About Maren Abuzukar
Maren is a high school senior at J.R. Robson Highschool, in rural Vermilion, Alberta. She is super passionate about helping others, and within the last few years, she has been taking initiative within her community through volunteering at long-term and representing youth in my local FCSS committee. Being a senior has been really stressful at times and it’s been really important to have activities to help her de-stress. After a long day, she loves reading a book, baking, knitting, or working out whether that’s on the school’s volleyball courts, the cross country trails, the soccer fields, or my bedroom. Contact maren by email: firstname.lastname@example.org
About Bryanna Rentz
Bryanna Rentz is a grade 11 student attending Wainwright High School. She participates in volleyball and curling in school and Girl Guides and archery outside of school. She is passionate about archery, and helping others! Contact Bryanna on email by: Bryanna.Rentz@btps.ca
**Please note that all of our transcriptions come from rev.com and are 80% accurate. We’re grateful for the robots that make this possible and realize that it’s not a perfect process.
Sam Demma (01:50):
Maren, welcome to the high performing educator podcast. Huge pleasure to have you on the show here today. Please start by introducing yourself.
Maren Abuzukar (01:59):
Well, hi, thank you for having me, Sam. That’s the first thing I wanna say. Like you said, my name’s Maren I’m currently in grade 12 and I’m from a small little town in Canada called Vermilion. Some things about myself, some things I enjoy. I love to volunteer giving back to my community. I love just taking walks or running outside. I also love reading books. I think that’s just, yeah, it’s tiny little excerpt about myself.
Sam Demma (02:26):
Before this interview, you mentioned tomorrow, you’ll be doing work with four H you’ve also done volunteer work with the believe initiative. Where in your journey did volunteerism start for you or become such a important part of your life?
Maren Abuzukar (02:43):
I think that was something when I was in the fifth grade, I believe so I played soccer in our town and one of the things they wanted you to do was they’d like ask you to go and volunteer during games or something. And it was just mandatory for every team. So my parents were really busy people. So I would take up their shifts for like my age and we’d go help out in the shack, like giving out treats, we’d pick up garbage, we’d help out wherever we could in games. And then what I specifically decided to do was I was the assistant coach for my sister’s team. And that was kind of where it all started because there’s like something to push me. So I started there and I took a little break because for the longest time I thought I couldn’t be a volunteer cause I was too young.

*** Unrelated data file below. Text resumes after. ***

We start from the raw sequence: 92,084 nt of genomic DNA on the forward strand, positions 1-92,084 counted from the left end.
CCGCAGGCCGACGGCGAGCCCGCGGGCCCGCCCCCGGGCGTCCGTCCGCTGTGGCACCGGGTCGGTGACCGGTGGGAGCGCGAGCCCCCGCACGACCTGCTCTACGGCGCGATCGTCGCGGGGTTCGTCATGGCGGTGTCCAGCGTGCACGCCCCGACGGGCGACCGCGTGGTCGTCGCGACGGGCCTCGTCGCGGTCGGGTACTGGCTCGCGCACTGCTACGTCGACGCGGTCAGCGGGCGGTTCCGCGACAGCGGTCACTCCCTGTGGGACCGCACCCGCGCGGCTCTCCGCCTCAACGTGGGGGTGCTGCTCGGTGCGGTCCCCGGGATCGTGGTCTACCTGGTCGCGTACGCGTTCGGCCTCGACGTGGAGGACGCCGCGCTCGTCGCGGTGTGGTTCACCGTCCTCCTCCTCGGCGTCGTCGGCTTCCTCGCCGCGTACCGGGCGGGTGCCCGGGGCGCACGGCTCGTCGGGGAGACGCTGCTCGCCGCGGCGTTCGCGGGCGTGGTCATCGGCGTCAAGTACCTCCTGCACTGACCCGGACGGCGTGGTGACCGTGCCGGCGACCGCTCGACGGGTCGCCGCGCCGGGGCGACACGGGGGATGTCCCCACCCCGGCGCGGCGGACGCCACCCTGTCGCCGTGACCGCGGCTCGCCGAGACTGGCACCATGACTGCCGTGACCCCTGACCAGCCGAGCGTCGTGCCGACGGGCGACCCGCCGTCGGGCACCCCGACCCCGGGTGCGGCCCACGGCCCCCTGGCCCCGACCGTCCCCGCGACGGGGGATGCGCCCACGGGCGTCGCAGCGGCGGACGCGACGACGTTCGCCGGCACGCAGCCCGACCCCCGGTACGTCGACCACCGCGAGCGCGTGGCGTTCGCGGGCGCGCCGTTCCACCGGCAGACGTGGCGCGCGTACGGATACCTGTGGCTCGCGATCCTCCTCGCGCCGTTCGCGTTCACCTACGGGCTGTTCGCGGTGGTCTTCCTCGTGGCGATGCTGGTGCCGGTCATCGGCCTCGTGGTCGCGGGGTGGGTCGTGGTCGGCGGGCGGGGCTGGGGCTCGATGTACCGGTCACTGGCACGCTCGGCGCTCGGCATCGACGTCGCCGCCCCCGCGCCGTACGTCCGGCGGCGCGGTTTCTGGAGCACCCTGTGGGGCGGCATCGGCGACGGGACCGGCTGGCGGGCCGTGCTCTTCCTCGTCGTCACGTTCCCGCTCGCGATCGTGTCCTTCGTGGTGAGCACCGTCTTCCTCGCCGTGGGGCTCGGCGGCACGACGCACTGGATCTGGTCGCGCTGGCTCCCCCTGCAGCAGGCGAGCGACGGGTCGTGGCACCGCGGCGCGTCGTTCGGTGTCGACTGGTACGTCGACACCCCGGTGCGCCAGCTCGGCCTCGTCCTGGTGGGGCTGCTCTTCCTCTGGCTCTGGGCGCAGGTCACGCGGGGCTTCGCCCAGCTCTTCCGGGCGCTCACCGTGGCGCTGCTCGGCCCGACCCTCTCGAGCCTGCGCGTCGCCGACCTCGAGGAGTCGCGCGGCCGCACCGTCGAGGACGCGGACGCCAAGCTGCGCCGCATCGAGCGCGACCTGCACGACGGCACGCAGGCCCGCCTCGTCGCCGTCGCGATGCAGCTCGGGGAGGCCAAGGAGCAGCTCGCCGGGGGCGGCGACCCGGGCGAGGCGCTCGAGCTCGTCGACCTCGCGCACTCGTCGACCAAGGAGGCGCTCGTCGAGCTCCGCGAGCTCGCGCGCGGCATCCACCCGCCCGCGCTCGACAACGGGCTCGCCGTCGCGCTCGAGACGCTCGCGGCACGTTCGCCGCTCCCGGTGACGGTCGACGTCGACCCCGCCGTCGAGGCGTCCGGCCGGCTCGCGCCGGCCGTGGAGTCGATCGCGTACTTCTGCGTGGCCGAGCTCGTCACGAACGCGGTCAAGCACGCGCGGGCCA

Maren Abuzukar (03:26):
And that was one of the things I regretted the most because it doesn’t come in an age so you can do it whenever. And from there as I got older, it just kind of naturally started failing I in my school, I did like a program or I wanted to teach people about vaping and the harms about it, which was a huge thing to me. So I was, again, I was like, I, I don’t care about my age at this point. I really wanna do it. And then from there just more opportunities came out. I joined the BLC, I volunteered in my hospital and it’s so rewarding. Like you, you feel like you’re giving back. And I just, like I said, one of the biggest are starting late.
Sam Demma (04:02):
In your journey throughout school. Did you have any teachers that encouraged you to volunteer or also made a big impact on you as a student? And if so, who were they and what did they do that made an impact on you?
Maren Abuzukar (04:16):
I think I’m very grateful and I’m like very happy to say that with my school, I’ve had such amazing teachers. They’re all very different and they all help encourage me in different ways. I think sometimes the easiest thing is when they just, they applaud you for what you’re doing or they recognize what you’re doing or, you know, they’re goofy. They’re fun. I think once, like one teacher I’m thinking of specifically this year too. So like, don’t think you have to learn when you’re younger, I’m still learning to, and he was my math teacher and I remember there was one test. I had like a volleyball game. Like I was busy. I wasn’t feeling the greatest and I didn’t do all too well in that exam. And I feel like it, it broke me at some point, I thought like I had such high expectations and it was a grade that I didn’t normally get.
Maren Abuzukar (05:02):
So I got it set. And I remember going up to him and talking to him and he told me, he was like, you have to understand that sometimes you don’t get the outcome you want, but it’s your job to keep going to persevere, to not let that hold you back. Because if I let you retake that test right now, I’m not teaching you that lesson. I’m not, I’m, I’m almost brushing it by and I’m, it was tough love. And I really, really appreciated that. Cause it’s true. You know, you don’t always get to redo things in life. And he taught it to me the hard way, but sometimes that’s just how things have to come. So that was one lesson I’ll never forget.
Sam Demma (05:37):
Will Smith recently released a book titled will. And it’s all about his journey through life. One of the chapters, he mentioned a quote that in school you get taught the lesson and then you take the test and in life you get taught, you get the test and then it’s your job to try and figure out the lesson. One of the amazing things about education is you have teachers who are helping you learn the lessons, which is really awesome. And it sounds like this teacher did that for you.